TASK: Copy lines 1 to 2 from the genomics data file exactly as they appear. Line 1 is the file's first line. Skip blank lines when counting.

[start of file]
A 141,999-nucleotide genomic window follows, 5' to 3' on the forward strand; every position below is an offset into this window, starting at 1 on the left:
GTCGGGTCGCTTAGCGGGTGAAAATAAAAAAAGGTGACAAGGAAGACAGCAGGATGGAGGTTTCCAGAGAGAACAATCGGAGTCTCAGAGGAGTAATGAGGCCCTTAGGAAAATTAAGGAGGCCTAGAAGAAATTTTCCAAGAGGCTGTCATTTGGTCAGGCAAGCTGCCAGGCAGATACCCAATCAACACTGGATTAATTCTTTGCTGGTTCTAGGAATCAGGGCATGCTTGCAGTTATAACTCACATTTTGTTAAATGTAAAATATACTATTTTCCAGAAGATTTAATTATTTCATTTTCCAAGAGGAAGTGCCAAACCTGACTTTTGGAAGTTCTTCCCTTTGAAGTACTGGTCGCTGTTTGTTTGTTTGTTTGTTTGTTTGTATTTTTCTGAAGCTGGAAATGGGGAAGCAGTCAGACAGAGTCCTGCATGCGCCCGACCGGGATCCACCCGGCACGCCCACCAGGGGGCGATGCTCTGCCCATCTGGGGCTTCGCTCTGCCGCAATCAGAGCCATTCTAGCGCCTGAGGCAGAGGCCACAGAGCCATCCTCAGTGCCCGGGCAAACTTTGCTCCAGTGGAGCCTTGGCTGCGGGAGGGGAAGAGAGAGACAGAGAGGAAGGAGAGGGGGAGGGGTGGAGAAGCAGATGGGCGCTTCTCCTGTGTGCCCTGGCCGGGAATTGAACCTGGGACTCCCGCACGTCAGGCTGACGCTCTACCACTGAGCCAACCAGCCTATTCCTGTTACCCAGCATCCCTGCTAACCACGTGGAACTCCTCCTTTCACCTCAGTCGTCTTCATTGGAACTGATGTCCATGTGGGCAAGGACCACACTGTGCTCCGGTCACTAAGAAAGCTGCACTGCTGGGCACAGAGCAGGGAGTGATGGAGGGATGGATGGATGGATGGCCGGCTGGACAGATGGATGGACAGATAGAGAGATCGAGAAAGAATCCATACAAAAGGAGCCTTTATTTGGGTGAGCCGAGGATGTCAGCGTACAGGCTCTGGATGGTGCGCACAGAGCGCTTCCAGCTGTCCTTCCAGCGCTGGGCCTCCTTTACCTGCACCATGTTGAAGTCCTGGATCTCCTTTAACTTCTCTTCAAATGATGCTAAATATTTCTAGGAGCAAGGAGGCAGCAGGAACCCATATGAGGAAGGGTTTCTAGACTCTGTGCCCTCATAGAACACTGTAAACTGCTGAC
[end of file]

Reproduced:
A 141,999-nucleotide genomic window follows, 5' to 3' on the forward strand; every position below is an offset into this window, starting at 1 on the left:
GTCGGGTCGCTTAGCGGGTGAAAATAAAAAAAGGTGACAAGGAAGACAGCAGGATGGAGGTTTCCAGAGAGAACAATCGGAGTCTCAGAGGAGTAATGAGGCCCTTAGGAAAATTAAGGAGGCCTAGAAGAAATTTTCCAAGAGGCTGTCATTTGGTCAGGCAAGCTGCCAGGCAGATACCCAATCAACACTGGATTAATTCTTTGCTGGTTCTAGGAATCAGGGCATGCTTGCAGTTATAACTCACATTTTGTTAAATGTAAAATATACTATTTTCCAGAAGATTTAATTATTTCATTTTCCAAGAGGAAGTGCCAAACCTGACTTTTGGAAGTTCTTCCCTTTGAAGTACTGGTCGCTGTTTGTTTGTTTGTTTGTTTGTTTGTATTTTTCTGAAGCTGGAAATGGGGAAGCAGTCAGACAGAGTCCTGCATGCGCCCGACCGGGATCCACCCGGCACGCCCACCAGGGGGCGATGCTCTGCCCATCTGGGGCTTCGCTCTGCCGCAATCAGAGCCATTCTAGCGCCTGAGGCAGAGGCCACAGAGCCATCCTCAGTGCCCGGGCAAACTTTGCTCCAGTGGAGCCTTGGCTGCGGGAGGGGAAGAGAGAGACAGAGAGGAAGGAGAGGGGGAGGGGTGGAGAAGCAGATGGGCGCTTCTCCTGTGTGCCCTGGCCGGGAATTGAACCTGGGACTCCCGCACGTCAGGCTGACGCTCTACCACTGAGCCAACCAGCCTATTCCTGTTACCCAGCATCCCTGCTAACCACGTGGAACTCCTCCTTTCACCTCAGTCGTCTTCATTGGAACTGATGTCCATGTGGGCAAGGACCACACTGTGCTCCGGTCACTAAGAAAGCTGCACTGCTGGGCACAGAGCAGGGAGTGATGGAGGGATGGATGGATGGATGGCCGGCTGGACAGATGGATGGACAGATAGAGAGATCGAGAAAGAATCCATACAAAAGGAGCCTTTATTTGGGTGAGCCGAGGATGTCAGCGTACAGGCTCTGGATGGTGCGCACAGAGCGCTTCCAGCTGTCCTTCCAGCGCTGGGCCTCCTTTACCTGCACCATGTTGAAGTCCTGGATCTCCTTTAACTTCTCTTCAAATGATGCTAAATATTTCTAGGAGCAAGGAGGCAGCAGGAACCCATATGAGGAAGGGTTTCTAGACTCTGTGCCCTCATAGAACACTGTAAACTGCTGAC